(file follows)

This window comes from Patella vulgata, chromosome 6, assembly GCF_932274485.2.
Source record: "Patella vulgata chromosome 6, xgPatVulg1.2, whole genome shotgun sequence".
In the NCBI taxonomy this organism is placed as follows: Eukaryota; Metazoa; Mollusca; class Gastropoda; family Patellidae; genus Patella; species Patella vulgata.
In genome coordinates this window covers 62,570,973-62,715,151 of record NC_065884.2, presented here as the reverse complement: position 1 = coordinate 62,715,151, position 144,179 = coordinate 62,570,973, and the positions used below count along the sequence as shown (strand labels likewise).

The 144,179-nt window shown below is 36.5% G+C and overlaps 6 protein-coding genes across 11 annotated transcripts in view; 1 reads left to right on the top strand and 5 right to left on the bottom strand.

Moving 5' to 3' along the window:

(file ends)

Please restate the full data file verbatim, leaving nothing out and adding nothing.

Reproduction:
This window comes from Patella vulgata, chromosome 6, assembly GCF_932274485.2.
Source record: "Patella vulgata chromosome 6, xgPatVulg1.2, whole genome shotgun sequence".
In the NCBI taxonomy this organism is placed as follows: Eukaryota; Metazoa; Mollusca; class Gastropoda; family Patellidae; genus Patella; species Patella vulgata.
In genome coordinates this window covers 62,570,973-62,715,151 of record NC_065884.2, presented here as the reverse complement: position 1 = coordinate 62,715,151, position 144,179 = coordinate 62,570,973, and the positions used below count along the sequence as shown (strand labels likewise).

The 144,179-nt window shown below is 36.5% G+C and overlaps 6 protein-coding genes across 11 annotated transcripts in view; 1 reads left to right on the top strand and 5 right to left on the bottom strand.

Moving 5' to 3' along the window: